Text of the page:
Let $ \Theta$ is any parameter of any statistic such that $\Theta $ has an unbiased, normally distributed estimator $\overline \Theta$. Now, it is written in the book, that: $$E \overline \Theta = \Theta$$

I don't understand. I am asking for intuitive explanation and using definition of expected value.

And the second issue: It is also written If a sample $(X_1, ..., X_n)$ comes from normal distribution, them mean(X) is also Normal.

I am not sure. :)

  • 3
    $\begingroup$ That $\bar\Theta$ is unbiased means exactly that $E\bar\Theta=\Theta$. Thus, this is the definition. $\endgroup$ – Did May 28 '15 at 11:06
  • $\begingroup$ Do you understand characteristic functions? One way to prove the sum of independent normal distributions is normal uses them. $\endgroup$ – Karl May 28 '15 at 11:34
  • $\begingroup$ I don't know characteristic function. $\endgroup$ – user180834 May 28 '15 at 15:44
  • $\begingroup$ Or a direct proof(convolution) $\endgroup$ – kjetil b halvorsen May 29 '15 at 11:23

$E \overline \Theta = \Theta$ is the definition of an unbiased estimator.

If $X_1,\dots,X_n$ are i.i.d. normally distributed variables, then $\bar{X}$ is also normally distributed, as a linear combination of the components of a gaussian vector.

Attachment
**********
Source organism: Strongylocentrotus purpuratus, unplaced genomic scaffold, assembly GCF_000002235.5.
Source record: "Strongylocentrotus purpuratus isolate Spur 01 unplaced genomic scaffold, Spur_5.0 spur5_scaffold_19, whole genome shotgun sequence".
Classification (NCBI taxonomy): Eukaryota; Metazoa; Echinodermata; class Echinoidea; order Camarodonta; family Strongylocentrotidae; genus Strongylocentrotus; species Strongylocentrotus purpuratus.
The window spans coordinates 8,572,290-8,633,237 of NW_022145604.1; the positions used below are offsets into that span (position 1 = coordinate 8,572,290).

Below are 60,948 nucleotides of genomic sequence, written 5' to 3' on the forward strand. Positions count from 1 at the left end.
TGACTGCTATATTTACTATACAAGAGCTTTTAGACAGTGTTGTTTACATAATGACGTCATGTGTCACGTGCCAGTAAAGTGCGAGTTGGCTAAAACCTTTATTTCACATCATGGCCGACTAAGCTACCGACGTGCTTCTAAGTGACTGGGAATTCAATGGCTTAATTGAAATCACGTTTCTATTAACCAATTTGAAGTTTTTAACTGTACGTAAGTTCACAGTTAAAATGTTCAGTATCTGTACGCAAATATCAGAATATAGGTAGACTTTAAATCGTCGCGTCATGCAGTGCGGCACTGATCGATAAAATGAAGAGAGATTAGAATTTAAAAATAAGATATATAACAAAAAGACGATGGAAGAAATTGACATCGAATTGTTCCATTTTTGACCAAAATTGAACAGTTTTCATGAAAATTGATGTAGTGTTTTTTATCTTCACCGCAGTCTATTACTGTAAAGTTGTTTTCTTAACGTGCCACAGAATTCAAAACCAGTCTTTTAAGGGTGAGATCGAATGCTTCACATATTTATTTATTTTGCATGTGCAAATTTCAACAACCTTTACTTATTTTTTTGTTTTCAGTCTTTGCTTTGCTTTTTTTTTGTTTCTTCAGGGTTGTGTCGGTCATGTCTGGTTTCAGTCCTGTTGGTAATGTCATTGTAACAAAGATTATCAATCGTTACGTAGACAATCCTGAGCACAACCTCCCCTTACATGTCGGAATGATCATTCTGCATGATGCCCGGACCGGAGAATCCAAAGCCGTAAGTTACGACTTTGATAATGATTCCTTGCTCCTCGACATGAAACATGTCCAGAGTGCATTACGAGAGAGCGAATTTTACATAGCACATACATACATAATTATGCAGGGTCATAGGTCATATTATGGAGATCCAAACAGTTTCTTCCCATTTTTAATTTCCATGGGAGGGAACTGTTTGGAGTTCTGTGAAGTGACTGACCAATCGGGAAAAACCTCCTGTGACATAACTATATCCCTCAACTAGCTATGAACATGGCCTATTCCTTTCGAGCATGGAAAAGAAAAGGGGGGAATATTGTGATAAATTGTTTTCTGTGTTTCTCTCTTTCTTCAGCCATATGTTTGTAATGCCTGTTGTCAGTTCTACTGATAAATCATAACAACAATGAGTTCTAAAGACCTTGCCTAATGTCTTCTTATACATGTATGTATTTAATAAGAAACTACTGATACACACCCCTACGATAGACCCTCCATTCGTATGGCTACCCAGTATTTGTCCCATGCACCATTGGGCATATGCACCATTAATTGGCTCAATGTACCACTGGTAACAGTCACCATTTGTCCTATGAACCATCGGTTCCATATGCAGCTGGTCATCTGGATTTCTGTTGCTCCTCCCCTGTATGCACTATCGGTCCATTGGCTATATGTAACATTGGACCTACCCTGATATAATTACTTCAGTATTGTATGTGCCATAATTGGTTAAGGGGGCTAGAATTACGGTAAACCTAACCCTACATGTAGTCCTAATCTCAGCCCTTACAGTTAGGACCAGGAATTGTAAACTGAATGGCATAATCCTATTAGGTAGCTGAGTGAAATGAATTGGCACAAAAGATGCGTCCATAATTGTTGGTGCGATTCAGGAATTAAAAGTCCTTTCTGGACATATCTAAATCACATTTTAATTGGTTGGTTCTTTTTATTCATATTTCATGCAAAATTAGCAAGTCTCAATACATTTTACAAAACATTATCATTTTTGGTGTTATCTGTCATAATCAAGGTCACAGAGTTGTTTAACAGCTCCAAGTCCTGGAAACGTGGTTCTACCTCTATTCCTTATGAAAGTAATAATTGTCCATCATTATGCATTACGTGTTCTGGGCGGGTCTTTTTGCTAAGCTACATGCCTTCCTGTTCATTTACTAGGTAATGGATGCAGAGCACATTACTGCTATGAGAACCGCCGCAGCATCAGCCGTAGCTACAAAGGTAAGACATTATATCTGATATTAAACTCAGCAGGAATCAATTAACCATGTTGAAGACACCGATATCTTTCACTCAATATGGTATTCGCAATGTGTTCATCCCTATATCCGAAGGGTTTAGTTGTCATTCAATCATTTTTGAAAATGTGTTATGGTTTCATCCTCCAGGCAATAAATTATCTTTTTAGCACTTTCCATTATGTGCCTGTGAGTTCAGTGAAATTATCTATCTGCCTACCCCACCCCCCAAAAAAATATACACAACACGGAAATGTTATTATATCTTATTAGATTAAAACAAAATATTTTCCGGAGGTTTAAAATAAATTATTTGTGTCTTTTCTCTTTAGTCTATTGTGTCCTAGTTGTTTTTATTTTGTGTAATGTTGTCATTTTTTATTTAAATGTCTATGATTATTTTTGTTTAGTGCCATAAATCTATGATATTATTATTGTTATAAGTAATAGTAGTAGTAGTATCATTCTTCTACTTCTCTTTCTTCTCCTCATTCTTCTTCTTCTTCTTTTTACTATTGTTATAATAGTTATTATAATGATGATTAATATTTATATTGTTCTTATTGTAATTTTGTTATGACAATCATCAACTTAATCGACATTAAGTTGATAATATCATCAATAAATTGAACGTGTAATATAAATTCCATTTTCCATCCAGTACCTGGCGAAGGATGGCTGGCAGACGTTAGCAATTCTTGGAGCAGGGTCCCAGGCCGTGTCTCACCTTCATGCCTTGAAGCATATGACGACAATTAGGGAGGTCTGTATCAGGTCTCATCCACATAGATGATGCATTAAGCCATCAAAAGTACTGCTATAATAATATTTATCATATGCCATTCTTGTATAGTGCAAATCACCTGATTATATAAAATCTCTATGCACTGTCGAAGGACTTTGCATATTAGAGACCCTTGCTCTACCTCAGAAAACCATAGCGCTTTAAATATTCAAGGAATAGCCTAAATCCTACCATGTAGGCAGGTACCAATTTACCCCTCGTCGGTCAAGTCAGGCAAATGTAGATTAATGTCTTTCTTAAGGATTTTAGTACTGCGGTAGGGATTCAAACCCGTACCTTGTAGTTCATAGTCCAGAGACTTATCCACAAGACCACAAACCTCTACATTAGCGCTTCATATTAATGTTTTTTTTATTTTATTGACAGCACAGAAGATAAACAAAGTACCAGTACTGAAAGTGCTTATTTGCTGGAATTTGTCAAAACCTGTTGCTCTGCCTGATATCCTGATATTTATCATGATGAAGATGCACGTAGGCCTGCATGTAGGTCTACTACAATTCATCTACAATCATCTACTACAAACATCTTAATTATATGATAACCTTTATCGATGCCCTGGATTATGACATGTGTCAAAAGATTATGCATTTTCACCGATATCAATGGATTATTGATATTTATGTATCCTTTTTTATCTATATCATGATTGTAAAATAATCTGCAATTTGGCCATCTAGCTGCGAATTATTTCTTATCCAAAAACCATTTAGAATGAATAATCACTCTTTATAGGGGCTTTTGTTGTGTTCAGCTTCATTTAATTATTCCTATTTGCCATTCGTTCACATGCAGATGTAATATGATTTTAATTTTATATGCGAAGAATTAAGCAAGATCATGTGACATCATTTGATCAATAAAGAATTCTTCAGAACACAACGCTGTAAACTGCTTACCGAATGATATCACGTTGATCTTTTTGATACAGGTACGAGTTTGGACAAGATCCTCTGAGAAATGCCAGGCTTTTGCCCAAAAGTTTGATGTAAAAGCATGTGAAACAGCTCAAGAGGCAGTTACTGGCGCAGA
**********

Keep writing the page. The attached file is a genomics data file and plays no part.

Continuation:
Thus you have $$E(\bar{X})=E\left(\frac{1}{n}\sum_{i=1}^nX_i\right)=\frac{1}{n}\sum_{i=1}^nE(X_i)=E(X_1)$$



Perhaps what is confusing here is the fact that the definition of an unbiased estimator (for $\theta$) is that:

$$ (\forall \theta) E[\bar{\theta}-\theta] = 0 $$

Yes, what everyone means when the write $E[\bar{\theta}-\theta] = 0 $ is that $E[\bar{\theta}-\theta]$ is a function of $\theta$ equal to $0$ everywhere but on first approach it's easy to assume that $\theta$ is a random variable in $E[\bar{\theta}-\theta]$ and confuse being unbiased with Bayesian estimator concepts.


Your Answer

By clicking “Post Your Answer”, you agree to our terms of service, privacy policy and cookie policy

Not the answer you're looking for? Browse other questions tagged or ask your own question.